BACKGROUND: Family history of breast cancer is associated with an increased risk of contralateral breast cancer (CBC) even in the absence of mutations in the breast cancer susceptibility genes BRCA1/2. We compared quality-adjusted survival after contralateral prophylactic mastectomy (CPM) with surveillance only (no CPM) among women with breast cancer incorporating the degree of family history. METHODS: We created a microsimulation model for women with first-degree, second-degree, and no family history treated for a stage I, II, or III estrogen receptor (ER)-positive or ER-negative breast cancer at the ages of 40, 50, 60, and 70...
2016: Breast Cancer Research: BCR
Aisha Khattak, Ernest I Mandel, Matthew R Reynolds, David M Charytan
BACKGROUND: Percutaneous coronary intervention (PCI) use is low in the setting of stable symptomatic angina in individuals with advanced chronic kidney disease (CKD) despite high cardiovascular risk in this population, and PCI is frequently deferred out of concern for precipitating dialysis therapy. Whether this is appropriate is uncertain, and patient-centered data comparing the relative risks and benefits of continued medical therapy versus PCI in patients with advanced CKD and stable angina are scarce...
September 16, 2016: American Journal of Kidney Diseases: the Official Journal of the National Kidney Foundation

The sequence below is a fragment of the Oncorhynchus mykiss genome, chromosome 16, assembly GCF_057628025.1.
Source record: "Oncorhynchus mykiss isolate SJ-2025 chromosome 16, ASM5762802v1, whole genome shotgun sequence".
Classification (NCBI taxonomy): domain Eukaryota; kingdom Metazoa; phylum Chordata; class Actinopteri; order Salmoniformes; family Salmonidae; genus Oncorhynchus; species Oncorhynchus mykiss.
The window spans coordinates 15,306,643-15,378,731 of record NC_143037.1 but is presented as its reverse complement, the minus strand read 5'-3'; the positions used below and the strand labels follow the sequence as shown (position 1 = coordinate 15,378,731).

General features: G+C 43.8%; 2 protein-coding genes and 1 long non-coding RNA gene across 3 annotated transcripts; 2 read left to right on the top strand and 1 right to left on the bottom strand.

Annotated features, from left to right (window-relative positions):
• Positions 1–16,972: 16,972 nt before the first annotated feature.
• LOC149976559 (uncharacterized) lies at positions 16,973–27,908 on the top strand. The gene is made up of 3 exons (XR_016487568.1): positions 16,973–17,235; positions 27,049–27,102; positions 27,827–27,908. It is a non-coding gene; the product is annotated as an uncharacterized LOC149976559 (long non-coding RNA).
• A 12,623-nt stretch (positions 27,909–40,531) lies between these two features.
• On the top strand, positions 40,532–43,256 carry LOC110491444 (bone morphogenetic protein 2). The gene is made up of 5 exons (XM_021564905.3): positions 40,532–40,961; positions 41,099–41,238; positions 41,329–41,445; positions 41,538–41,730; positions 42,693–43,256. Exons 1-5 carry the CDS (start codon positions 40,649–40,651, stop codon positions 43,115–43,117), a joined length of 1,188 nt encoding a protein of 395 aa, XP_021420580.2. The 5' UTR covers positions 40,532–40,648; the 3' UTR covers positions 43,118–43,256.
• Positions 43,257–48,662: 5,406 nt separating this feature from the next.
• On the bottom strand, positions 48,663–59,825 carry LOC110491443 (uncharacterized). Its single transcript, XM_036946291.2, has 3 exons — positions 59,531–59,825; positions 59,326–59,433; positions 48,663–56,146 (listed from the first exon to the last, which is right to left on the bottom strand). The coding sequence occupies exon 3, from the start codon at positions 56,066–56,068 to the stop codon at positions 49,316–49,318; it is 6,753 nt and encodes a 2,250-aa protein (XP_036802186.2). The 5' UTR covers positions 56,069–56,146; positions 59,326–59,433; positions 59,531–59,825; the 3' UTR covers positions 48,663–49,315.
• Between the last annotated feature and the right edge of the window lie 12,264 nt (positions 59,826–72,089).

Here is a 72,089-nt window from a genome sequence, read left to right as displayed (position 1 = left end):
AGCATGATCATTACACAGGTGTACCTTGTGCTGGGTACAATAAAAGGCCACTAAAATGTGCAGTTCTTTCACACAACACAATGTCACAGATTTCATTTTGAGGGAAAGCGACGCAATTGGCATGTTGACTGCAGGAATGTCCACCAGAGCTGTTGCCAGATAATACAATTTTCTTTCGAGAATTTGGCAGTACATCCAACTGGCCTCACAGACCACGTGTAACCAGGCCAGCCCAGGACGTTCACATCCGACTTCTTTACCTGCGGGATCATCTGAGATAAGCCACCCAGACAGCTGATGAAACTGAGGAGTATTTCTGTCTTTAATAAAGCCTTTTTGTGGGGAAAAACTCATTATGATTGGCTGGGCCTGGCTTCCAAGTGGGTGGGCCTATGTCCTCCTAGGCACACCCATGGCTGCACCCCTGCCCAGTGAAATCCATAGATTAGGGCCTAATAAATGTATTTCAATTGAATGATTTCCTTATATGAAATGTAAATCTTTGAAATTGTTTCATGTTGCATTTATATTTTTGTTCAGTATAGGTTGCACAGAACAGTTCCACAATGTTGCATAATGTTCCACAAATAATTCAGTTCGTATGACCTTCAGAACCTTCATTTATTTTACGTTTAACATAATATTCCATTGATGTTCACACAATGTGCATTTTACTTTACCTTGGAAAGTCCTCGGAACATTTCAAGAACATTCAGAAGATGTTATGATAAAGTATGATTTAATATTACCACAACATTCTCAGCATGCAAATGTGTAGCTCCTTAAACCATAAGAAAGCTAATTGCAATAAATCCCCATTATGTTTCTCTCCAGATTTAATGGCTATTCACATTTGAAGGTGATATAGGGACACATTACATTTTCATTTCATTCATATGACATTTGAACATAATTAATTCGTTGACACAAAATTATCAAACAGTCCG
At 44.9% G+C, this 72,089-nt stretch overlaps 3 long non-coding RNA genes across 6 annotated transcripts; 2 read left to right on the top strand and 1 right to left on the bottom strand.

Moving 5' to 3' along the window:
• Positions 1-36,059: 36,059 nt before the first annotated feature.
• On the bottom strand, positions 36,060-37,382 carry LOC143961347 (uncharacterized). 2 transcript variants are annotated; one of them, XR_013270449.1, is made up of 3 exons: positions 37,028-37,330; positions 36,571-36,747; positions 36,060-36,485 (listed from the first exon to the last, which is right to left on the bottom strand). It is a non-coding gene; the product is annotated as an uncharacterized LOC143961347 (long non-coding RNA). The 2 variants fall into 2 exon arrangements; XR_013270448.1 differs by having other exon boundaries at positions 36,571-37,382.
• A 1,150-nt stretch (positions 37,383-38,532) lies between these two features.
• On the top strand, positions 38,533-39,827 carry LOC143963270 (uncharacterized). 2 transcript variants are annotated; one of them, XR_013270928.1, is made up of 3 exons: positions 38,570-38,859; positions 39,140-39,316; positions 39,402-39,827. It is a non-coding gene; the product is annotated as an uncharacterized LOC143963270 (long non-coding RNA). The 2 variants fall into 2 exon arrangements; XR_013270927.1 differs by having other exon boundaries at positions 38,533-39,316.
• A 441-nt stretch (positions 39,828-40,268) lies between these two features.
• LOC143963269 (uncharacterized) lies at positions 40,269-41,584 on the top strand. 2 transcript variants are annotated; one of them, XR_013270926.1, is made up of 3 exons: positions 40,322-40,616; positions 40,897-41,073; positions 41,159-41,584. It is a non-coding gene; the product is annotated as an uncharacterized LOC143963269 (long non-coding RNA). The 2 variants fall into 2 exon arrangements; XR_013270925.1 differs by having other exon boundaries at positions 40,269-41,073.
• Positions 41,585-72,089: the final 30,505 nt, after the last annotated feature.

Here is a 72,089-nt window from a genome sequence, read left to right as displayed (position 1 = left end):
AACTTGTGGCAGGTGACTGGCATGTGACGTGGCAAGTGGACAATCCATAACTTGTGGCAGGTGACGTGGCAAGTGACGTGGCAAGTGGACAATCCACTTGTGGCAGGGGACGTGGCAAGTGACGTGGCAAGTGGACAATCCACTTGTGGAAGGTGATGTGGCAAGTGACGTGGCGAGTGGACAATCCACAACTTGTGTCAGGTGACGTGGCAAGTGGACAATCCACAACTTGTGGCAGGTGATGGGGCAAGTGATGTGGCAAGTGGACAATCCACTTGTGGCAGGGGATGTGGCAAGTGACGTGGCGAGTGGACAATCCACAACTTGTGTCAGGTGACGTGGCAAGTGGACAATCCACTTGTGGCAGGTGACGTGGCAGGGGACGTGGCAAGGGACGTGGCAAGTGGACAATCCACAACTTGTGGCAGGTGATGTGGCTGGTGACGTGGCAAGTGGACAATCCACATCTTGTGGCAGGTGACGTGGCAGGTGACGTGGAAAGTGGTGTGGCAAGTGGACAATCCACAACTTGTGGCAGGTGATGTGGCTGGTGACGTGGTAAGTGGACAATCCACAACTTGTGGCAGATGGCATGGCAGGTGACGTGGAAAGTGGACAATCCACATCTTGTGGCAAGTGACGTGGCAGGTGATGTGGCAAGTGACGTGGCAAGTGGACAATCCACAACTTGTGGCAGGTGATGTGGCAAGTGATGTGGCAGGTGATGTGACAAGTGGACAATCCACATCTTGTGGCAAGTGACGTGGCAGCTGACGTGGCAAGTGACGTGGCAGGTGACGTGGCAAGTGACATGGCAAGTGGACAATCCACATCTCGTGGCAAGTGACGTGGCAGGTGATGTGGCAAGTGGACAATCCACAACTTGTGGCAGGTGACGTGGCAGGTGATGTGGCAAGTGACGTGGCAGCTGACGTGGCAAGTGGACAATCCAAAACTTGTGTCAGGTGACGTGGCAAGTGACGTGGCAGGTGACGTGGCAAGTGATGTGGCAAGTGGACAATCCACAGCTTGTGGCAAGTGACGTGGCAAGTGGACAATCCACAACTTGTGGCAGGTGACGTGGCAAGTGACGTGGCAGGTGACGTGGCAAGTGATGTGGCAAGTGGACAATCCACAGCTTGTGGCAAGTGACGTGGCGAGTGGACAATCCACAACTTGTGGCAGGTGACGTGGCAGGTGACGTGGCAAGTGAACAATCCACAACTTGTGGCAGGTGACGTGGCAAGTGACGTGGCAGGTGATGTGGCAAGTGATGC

Sanjay Basu, Russell S Phillips, Zirui Song, Bruce E Landon, Asaf Bitton
PURPOSE: We assess the financial implications for primary care practices of participating in patient-centered medical home (PCMH) funding initiatives. METHODS: We estimated practices' changes in net revenue under 3 PCMH funding initiatives: increased fee-for-service (FFS) payments, traditional FFS with additional per-member-per-month (PMPM) payments, or traditional FFS with PMPM and pay-for-performance (P4P) payments. Net revenue estimates were based on a validated microsimulation model utilizing national practice surveys...
September 2016: Annals of Family Medicine
Peter A Muennig, Babak Mohit, Jinjing Wu, Haomiao Jia, Zohn Rosen
INTRODUCTION: Lower-income Americans are suffering from declines in income, health, and longevity over time. Income and employment policies have been proposed as a potential non-medical solution to this problem. METHODS: An interrupted time series analysis of state-level incremental supplements to the Earned Income Tax Credit (EITC) program was performed using data from 1993 to 2010 Behavioral Risk Factor Surveillance System surveys and state-level life expectancy...